We are all guilty of wasting money in one way or another. There are some activities we perform in our daily routine, that might be considered a waste of money, that is, if they are critically evaluated. Take the example of budgeting, a lot of individuals consider this to be a total waste of time, but it is a fact that people who budget their financial resources are in a better financial situation than those who don’t. Erin Burt illustrates in the following article 25 areas where people waste money that could have been used in other meaningful ways.
Plug your financial leaks, and pocket the savings.
Has your budget sprung a leak?
Nearly everyone has spending holes. And as with other kinds of leaks, you may have hardly noticed them. But those small drips can quickly add up to big bucks. The trick is to find the holes and plug them so you can keep more money in your pocket. That extra cash could be the ticket to finally being able to save, invest, or break your cycle of living from paycheck to paycheck.
Here are 25 common ways people waste money. See if any of these sound familiar, then look for ways to plug your own leaks:
1. Carrying a balance.
Debt is a shackle that holds you back. For instance, if you have a $1,000 balance on a credit card that charges an 18% rate, you blow $180 every year on interest. Get in the habit of paying off your balance in full each month.
2. Overspending on gas and oil for your car.
There’s no need to spring for premium fuel, if the manufacturer says regular is just fine. You should also check to make sure your tires are optimally inflated to get the best gas mileage. And are you still paying for an oil change every 3,000 miles? Many models nowadays can last 5,000 to 7,000 miles between changes, and some even have built-in sensors to tell you when it’s time to change the oil. Check your manual to find the best time for your car’s routine maintenance.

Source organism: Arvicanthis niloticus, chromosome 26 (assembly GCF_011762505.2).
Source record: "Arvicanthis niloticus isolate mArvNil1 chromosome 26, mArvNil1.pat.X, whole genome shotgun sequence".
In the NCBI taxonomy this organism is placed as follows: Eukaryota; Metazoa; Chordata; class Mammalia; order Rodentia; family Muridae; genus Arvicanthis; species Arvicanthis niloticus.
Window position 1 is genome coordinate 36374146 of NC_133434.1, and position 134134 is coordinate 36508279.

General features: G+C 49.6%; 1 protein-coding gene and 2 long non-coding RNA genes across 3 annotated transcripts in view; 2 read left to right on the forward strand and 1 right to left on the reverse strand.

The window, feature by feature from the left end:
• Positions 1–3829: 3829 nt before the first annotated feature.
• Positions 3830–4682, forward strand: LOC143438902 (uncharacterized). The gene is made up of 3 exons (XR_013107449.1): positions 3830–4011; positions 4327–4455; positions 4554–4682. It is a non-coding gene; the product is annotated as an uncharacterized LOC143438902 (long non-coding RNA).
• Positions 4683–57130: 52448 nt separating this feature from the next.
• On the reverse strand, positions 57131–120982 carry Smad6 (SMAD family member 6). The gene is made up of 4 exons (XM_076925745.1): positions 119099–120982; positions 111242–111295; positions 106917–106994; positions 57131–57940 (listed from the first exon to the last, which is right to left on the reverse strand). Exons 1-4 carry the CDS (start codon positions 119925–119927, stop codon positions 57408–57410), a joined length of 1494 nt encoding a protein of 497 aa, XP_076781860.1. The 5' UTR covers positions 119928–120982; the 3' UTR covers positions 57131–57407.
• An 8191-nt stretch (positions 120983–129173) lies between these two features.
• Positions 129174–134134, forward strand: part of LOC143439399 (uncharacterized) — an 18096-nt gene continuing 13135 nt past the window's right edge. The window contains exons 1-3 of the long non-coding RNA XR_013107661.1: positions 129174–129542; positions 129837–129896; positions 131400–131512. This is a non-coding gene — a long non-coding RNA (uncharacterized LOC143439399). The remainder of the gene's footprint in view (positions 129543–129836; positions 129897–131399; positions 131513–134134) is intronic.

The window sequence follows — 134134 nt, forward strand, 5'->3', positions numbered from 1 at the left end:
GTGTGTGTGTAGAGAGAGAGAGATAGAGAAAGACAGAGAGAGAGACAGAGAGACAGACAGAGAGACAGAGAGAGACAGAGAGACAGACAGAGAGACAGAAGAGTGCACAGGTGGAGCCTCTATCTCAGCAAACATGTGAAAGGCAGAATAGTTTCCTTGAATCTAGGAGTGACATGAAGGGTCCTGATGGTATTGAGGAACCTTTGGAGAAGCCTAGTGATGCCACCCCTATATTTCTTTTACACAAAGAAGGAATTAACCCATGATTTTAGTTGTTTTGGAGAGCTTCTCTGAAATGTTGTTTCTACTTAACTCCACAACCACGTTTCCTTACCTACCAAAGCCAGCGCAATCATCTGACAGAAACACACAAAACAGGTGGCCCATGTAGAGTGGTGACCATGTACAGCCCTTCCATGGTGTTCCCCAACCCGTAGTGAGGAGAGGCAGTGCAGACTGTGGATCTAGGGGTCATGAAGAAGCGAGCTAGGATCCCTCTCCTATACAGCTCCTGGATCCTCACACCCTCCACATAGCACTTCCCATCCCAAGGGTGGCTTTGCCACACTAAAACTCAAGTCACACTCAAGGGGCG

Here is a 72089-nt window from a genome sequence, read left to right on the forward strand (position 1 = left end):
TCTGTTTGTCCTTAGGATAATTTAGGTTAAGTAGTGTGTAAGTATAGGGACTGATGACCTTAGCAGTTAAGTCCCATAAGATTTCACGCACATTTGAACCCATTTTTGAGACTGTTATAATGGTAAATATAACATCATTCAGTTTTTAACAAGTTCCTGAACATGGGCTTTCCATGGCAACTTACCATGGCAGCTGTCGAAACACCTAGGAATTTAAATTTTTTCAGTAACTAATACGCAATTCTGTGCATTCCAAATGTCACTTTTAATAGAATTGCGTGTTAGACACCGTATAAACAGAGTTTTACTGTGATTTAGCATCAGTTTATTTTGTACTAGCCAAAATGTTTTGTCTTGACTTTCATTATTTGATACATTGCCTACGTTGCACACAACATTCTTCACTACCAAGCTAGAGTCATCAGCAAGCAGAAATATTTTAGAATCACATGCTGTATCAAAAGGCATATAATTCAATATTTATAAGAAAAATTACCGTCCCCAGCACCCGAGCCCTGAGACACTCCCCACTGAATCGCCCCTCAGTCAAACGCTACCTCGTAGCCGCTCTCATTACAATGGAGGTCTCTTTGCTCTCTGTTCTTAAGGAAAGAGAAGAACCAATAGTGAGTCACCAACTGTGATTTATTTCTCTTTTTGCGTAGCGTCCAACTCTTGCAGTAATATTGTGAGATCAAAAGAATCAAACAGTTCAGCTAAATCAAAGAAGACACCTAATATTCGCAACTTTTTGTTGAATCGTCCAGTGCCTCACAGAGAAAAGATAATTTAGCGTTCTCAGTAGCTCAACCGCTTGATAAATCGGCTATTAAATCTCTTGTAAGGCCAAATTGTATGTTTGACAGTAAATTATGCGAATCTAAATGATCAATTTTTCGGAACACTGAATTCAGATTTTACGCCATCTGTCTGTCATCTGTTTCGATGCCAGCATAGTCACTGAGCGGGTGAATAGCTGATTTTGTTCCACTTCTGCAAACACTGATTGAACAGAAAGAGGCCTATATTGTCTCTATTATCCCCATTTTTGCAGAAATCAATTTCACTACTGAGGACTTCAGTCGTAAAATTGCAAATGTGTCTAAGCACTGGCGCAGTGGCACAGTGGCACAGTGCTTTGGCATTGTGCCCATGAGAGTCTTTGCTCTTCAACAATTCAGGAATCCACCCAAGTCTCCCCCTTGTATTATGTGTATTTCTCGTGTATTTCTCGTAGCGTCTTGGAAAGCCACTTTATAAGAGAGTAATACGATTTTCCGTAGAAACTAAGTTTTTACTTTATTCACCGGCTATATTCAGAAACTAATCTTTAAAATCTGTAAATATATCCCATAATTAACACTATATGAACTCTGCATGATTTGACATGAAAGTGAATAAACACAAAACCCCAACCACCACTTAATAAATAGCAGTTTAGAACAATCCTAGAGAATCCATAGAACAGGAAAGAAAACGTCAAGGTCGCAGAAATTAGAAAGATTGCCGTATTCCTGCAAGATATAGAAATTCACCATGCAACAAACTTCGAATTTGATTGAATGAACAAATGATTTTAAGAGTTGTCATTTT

3. Keeping unhealthy habits.
Smoking costs a lot more than just what you pay for a pack of cigarettes. It significantly increases the cost of life and health insurance. And you’ll pay more for homeowners and auto insurance. Add in various other expenses, and the true cost of smoking adds up dramatically over a lifetime — $86,000 for a 24-year-old woman over a lifetime and $183,000 for a 24-year-old man over a lifetime, according to “The Price of Smoking” (The MIT Press).
Another habit to quit: indoor tanning. There is now a 10% tax on indoor tanning services. As with cigarettes, the true cost of tanning — which the World Health Organization lists among the worst-known carcinogens — is higher than just the price you pay each time you go to the salon.
4. Using a cell phone that doesn’t fit.
How many people do you know who have spent hundreds of dollars on fancy phones, and then pay hundreds of dollars every month for the privilege of using them? Your phone is not a status symbol. It is a way to communicate. Many people pay too much for cell phone contracts and don’t use all their minutes. Go to BillShrink.com or Validas.com to evaluate your usage and see if you can find a plan that fits you better. Or consider a prepaid cell phone. Compare rates at MyRatePlan.com.
5. Buying brand-name instead of generic.
From groceries to clothing to prescription drugs, you could save money by choosing the off-brand over the fancy label. And in many cases, you won’t sacrifice much in quality. Clever advertising and fancy packaging don’t make brand-name products better than lesser-known brands.
6. Keeping your mouth shut.
No one wants to be a nuisance. But by simply asking, you may be able to snag a lower rate on your credit card.
When shopping, watch for price discrepancies at the cash register, and make a habit of asking, “Do you have a coupon for this?” You might even be able to haggle for a lower price, especially on seasonal or perishable items, floor models or big-ticket purchases. Many stores will also match or beat their competitors’ prices if you speak up. And try asking for a discount if you pay cash or debit — this saves the store the cut it has to pay the credit-card company, so it may be willing to give you a deal. It doesn’t hurt to ask.
7. Buying beverages one at a time.